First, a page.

Furthermore, disablement models provide a comprehensive schema for the assessment of the effect of disease or injury on a patient's overall HRQOL. The HRQOL is a product of the patient's functional ability as well as the social and psychological abilities that allow the patient to fulfill his or her expected roles in society. Consequently, the more accurate and holistic a picture clinicians have of the true effect of illness or injury, the more precisely and comprehensively interventions can be directed to mediate that effect. The synergy between disablement models and HRQOL is made more attractive by the fact that HRQOL is proving to be a useful concept for explaining patient experiences across a variety of age ranges, including the pediatric and young adult populations often encountered by athletic trainers.42–44
Athletic trainers have traditionally focused their interventions on patient impairment and function, with little emphasis on the combination of functional loss, disability, and societal limitations or environmental factors. Patient assessments that go beyond impairment and function (italic columns of Table 2) enable a more holistic picture of overall HRQOL. As a result of our historically limited approach to assessment, we know a great deal about the effect of a lateral ankle sprain or anterior cruciate ligament tear on a patient's ability to participate in sport, recreational activity, or work, but we know very little about how these conditions affect our patients' perception of their HRQOL. Furthermore, we know very little about the effect of athletic training interventions on restoring HRQOL. Disablement models facilitate assessment beyond impairment and functional loss and enable clinicians to identify the effect of a patient's illness or injury on HRQOL, providing a more complete picture of overall health status.
Although several important clinical benefits are associated with adopting a disablement model framework in athletic training, other benefits also align with the goals of the profession that are explored further in the commentary, “Change Is Hard: Adopting a Disablement Model for Athletic Training,” following this 2-part series.45
Three contemporary disablement models are used by health care providers to assess overall health status in their patients: (1) the Nagi model, (2) the NCMMR model, and (3) the WHO ICF model. The NCMRR and WHO ICF models are currently preferable, as they attempt to define disability across a spectrum of dimensions that accounts for personal and broader environmental factors. Using disablement models will enhance our profession by organizing athletic training clinical practice and research activities; creating a common language among athletic training educators, clinicians, and researchers; providing a mechanism for the delivery of patient-centered, whole-person health care; and facilitating a comprehensive evaluation system for the effect of injury on patient HRQOL. We recommend that athletic training clinicians, educators, and researchers familiarize themselves with the concepts of disablement models, as these frameworks facilitate the collection of patient-oriented evidence, the most valuable form of outcomes evidence, and create the environment essential for clinical outcomes assessment.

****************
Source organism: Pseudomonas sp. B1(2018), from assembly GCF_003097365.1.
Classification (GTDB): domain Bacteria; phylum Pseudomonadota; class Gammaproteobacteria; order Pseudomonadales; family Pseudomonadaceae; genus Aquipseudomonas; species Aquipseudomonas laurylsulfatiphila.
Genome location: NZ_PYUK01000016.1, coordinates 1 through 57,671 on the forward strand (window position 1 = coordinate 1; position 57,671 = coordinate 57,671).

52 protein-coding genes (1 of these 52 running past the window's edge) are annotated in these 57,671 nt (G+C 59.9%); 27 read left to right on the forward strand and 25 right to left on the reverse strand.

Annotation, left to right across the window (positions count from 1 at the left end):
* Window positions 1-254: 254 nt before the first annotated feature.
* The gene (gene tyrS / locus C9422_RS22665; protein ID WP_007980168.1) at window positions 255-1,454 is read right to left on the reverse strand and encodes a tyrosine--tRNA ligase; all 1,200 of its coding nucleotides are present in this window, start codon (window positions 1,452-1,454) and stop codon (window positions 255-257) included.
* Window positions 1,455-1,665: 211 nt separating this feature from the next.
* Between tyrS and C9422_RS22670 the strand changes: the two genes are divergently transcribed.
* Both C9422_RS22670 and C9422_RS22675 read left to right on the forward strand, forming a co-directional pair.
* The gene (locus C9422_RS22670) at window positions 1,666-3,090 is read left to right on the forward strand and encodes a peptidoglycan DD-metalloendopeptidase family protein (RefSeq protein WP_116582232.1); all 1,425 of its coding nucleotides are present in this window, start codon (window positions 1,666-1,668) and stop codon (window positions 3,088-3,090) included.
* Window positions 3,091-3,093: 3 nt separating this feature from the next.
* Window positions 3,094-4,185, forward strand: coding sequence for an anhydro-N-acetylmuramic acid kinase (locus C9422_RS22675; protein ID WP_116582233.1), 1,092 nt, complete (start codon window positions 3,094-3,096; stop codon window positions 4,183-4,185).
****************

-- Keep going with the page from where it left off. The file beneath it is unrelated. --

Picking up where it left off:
In this article, the first in a 2-part series, we identified and discussed the 3 major disablement models and their benefit as a mechanism for patient-centered, whole-person health care. The purpose of the second article, entitled “Using Disablement Models and Clinical Outcomes Assessment to Enable Evidence-Based Athletic Training Practice, Part II: Clinical Outcomes Assessment,” is to provide an overview of clinical outcomes assessment, discuss the classification of outcomes measures, present considerations for choosing outcomes scales, and highlight the importance of clinical outcomes assessment.46 Moreover, the critical link between the use of disablement models and clinical outcomes assessment will be further elucidated.
Alison R. Snyder, PhD, ATC; John T. Parsons, MS, ATC; and Tamara C. Valovich McLeod, PhD, ATC, CSCS, contributed to conception and design; analysis and interpretation of the data; and drafting, critical revision, and final approval of the article. R. Curtis Bay, PhD, contributed to conception and design and drafting, critical revision, and final approval of the article. Lori A. Michener, PhD, PT, ATC, SCS, contributed to conception and design, critical revision, and final approval of the article. Eric L. Sauers, PhD, ATC, CSCS, contributed to conception and design; analysis and interpretation of the data; and drafting, critical revision, and final approval of the article.